Thanks for the info everyone.

This morning I broke-loose & unscrewed the crank bolt, then SLIPPED THE CRANK PULLEY OFF BY HAND! :banana:

I've had the hardest time doing some of the simplest maintenance chores on my Subarus (removing fuel line from filter, etc.), so the one procedure I've been dreading goes smooothly. Thank god for small miracles.

If the rest of the job goes this well I may end up enjoying working on my cars like I used to.

#8 hklaine

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Posted 28 March 2005 - 01:18 PM

Thanks for the info everyone.

This morning I broke-loose & unscrewed the crank bolt, then SLIPPED THE CRANK PULLEY OFF BY HAND! :banana:

I've had the hardest time doing some of the simplest maintenance chores on my Subarus (removing fuel line from filter, etc.), so the one procedure I've been dreading goes smooothly. Thank god for small miracles.

If the rest of the job goes this well I may end up enjoying working on my cars like I used to.


Now that's luck. I generally put a little anti-sieze on the inside of the pulley on re-assembly. It seems to help make the pulley easier to remove the next time around. Now if only the car didn't call for a timing belt every 60k!

-Heikki

#9 blitz

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Posted 29 March 2005 - 01:18 PM

Now that's luck. I generally put a little anti-sieze on the inside of the pulley on re-assembly. It seems to help make the pulley easier to remove the next time around. Now if only the car didn't call for a timing belt every 60k!

-Heikki

Is the high-temp (O2 sensor stuff) good for this?

#10 cookie

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Posted 29 March 2005 - 01:26 PM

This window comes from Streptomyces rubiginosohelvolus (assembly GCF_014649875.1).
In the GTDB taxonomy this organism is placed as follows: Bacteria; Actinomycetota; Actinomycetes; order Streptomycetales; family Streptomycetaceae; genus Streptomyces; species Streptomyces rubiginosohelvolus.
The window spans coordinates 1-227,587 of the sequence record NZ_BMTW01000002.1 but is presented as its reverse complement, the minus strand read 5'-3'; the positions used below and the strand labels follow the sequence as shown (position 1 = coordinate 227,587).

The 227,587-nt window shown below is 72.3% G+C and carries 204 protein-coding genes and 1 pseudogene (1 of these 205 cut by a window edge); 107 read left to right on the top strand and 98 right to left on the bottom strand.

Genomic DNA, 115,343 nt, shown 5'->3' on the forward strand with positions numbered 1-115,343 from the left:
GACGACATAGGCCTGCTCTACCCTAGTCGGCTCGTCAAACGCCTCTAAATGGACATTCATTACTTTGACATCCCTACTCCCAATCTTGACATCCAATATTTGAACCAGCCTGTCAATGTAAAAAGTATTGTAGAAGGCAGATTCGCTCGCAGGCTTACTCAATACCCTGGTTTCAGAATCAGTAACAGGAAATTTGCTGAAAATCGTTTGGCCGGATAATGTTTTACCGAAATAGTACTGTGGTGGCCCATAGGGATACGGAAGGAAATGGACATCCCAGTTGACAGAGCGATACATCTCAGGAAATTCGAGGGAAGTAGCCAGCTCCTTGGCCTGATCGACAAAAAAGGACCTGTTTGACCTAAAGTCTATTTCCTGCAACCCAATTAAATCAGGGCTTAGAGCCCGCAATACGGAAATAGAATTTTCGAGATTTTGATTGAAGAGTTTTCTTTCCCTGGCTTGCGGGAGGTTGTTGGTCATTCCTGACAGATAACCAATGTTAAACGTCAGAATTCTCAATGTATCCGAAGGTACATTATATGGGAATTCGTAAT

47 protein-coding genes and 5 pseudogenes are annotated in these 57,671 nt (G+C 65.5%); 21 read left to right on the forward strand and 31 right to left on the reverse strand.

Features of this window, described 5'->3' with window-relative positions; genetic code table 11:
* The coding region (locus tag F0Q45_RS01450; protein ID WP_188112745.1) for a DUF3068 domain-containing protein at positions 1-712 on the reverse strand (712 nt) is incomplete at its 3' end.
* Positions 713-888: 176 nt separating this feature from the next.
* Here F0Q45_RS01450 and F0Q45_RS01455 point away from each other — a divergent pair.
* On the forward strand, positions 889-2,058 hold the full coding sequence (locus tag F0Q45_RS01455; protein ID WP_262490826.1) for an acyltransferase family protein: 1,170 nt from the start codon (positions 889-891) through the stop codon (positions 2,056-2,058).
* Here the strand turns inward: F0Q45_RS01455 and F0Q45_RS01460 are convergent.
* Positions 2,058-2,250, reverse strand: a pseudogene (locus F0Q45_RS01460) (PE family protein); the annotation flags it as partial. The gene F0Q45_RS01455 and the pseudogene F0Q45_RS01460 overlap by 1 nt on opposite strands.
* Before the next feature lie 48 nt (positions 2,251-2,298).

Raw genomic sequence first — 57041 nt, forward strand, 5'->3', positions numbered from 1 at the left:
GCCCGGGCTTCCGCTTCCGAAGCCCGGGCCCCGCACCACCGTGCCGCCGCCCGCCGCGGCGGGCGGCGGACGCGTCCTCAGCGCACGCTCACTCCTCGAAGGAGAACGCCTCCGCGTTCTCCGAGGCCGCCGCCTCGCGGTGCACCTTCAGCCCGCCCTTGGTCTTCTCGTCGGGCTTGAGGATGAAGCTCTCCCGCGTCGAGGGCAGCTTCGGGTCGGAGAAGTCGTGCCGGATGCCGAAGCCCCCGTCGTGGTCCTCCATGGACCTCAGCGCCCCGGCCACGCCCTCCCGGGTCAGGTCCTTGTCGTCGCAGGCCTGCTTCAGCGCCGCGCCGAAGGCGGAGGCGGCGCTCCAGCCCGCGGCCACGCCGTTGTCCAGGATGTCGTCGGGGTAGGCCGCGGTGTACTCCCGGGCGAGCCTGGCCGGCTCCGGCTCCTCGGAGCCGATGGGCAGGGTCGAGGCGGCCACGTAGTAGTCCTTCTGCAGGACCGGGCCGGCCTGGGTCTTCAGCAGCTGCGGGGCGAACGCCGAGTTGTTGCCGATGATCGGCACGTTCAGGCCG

would be an improvement. I always used to use the silver stuff because I bought a can military surplus that lasted me 20 years. I imagine anything you have around would work. High temp would be overkill,but if you have it....
The silver stuff works on plugs and they get pretty hot.

#11 blitz

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Posted 29 March 2005 - 03:20 PM

...anything you have around would work...

Thanks Cookie. Yeah, I already have the high-temp stuff on-hand, that's why I asked.

#12 hklaine

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Posted 29 March 2005 - 07:42 PM

Is the high-temp (O2 sensor stuff) good for this?


I imagine it would work fine, at least better than nothing.

I prefer the brush-on only becuase its not as pasty and is easy to apply, but I think the spark-plug stuff would work also. Sure works well on the plugs!

It's great for all sorts of applications, especially Subarus. I use it on everything that doesn't need loc-tite and has a lock washer. Nothing worse than backing a bolt out of aluminum and having the threads in the aluminum (i.e. block) come out with the bolt ;) It's also good for putting on the brake rotors so your wheels don't stick to them and they don't stick to the hubs.

And as stated, a can will last you just about forever.

-Heikki